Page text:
Tranquillo  – Calm and easy


Well you know what they say? Another few years won’t kill us. We feel comfortable in our progress, our Italian friends understand us and we are learning every day subconsciously. Anyone contemplating making the same move as us should not for one minute stop following your dream to move to Italy because of the language, its not as much of a barrier as you think.  In all walks of life (and particularly here) you will always find someone to help.


As a footnote, I was asked recently what was the best aid for the kids in helping them to grasp the language and I would have to say that an investment in 2 iPad minis was unmeasurable. I can’t remember if the kids used Google Translator or downloaded one of the many translator apps available but in the early days of our move it was great to see the iPad being moved back and forth between friends and this allowed them to communicate effectively at the outset.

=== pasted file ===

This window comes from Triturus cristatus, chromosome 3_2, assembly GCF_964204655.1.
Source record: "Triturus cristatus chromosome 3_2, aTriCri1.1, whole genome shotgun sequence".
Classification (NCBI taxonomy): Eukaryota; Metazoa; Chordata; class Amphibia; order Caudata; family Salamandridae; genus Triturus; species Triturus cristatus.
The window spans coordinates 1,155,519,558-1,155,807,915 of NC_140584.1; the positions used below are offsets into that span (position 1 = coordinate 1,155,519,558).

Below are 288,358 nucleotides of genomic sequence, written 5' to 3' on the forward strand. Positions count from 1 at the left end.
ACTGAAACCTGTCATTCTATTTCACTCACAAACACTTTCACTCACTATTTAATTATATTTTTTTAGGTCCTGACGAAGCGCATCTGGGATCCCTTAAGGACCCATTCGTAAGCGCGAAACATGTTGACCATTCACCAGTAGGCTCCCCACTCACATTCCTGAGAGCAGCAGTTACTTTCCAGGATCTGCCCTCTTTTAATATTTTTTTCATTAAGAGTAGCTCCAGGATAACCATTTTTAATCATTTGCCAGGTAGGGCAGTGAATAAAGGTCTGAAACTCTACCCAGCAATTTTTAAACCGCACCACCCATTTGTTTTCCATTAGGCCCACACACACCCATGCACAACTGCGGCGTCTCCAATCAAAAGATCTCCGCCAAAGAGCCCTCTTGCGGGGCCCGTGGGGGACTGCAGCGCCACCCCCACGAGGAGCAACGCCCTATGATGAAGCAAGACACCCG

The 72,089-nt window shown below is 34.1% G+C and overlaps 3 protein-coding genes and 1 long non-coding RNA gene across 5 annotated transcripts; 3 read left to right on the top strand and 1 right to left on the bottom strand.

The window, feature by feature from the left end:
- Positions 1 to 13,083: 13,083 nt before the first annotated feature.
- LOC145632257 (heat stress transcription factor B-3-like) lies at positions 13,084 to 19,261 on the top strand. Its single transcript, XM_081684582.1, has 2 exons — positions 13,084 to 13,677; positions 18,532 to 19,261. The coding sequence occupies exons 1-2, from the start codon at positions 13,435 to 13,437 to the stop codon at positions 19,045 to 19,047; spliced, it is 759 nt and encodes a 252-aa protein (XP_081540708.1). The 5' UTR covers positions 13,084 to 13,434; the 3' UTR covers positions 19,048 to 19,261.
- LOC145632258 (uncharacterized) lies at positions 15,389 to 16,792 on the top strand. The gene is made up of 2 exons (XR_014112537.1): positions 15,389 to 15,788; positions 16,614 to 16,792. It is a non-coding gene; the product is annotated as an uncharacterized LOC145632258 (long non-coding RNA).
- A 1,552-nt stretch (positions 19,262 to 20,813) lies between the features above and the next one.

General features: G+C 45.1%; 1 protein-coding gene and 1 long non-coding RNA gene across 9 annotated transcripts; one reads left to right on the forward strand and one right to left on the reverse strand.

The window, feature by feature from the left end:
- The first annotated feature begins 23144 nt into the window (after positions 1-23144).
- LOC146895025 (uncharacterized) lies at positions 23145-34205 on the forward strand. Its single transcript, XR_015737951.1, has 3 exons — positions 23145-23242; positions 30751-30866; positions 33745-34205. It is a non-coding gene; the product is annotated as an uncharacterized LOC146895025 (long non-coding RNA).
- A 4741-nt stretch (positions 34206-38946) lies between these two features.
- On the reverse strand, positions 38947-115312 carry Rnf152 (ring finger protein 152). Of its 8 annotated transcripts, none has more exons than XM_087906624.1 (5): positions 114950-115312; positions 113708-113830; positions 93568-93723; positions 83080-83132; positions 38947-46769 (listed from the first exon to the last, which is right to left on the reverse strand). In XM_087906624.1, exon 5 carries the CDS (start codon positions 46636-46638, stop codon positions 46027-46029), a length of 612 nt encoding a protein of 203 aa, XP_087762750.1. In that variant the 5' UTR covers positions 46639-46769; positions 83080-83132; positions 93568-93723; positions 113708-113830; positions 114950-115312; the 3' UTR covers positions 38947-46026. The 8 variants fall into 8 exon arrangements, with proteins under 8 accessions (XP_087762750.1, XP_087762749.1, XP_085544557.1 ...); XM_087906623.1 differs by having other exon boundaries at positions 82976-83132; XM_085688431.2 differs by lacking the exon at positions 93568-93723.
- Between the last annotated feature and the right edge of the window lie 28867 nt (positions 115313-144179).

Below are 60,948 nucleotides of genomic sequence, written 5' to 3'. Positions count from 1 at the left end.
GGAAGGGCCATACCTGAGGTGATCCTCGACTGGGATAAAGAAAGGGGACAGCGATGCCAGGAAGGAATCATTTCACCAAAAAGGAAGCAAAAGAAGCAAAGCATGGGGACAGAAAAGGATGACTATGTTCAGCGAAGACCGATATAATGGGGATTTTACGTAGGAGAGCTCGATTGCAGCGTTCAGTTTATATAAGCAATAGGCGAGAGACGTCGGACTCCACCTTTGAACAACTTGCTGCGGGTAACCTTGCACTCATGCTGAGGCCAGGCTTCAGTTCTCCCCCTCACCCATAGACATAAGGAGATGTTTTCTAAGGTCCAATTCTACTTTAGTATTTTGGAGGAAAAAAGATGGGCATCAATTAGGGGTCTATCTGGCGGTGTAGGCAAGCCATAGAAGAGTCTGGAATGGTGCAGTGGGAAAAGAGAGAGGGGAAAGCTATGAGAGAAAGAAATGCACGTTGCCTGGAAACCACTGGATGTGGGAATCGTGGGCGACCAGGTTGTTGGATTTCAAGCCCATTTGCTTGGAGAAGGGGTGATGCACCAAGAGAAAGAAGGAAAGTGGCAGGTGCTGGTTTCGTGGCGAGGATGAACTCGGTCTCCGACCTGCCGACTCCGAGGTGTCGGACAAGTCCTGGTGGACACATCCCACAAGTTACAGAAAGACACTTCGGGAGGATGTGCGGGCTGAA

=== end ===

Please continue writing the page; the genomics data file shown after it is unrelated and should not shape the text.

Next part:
If you have any comments I’d love to hear from you or if you have any questions please ask them below and I’ll try and get back to you as soon as I can.




10 Comments so far:

  1. JP says:

    Awesome site. Some of the most satisfying things to do is learn a little bit of a language and go over to the country to experience a new culture. From experience, I agree with your advice. The key is in consistency and not ever giving up. Thanks for the post and keep up the good work.

    • Brendan says:

      Hi JP,

      Unfortunately not everyone has as open a mind as you, for most they are petrified about making a mistake and so don’t learn any words of the language of the country they are visiting. Italians particularly love the fact that you have made an attempt to learn their language, its a big compliment to them that you have even made the effort.

  2. Michel says: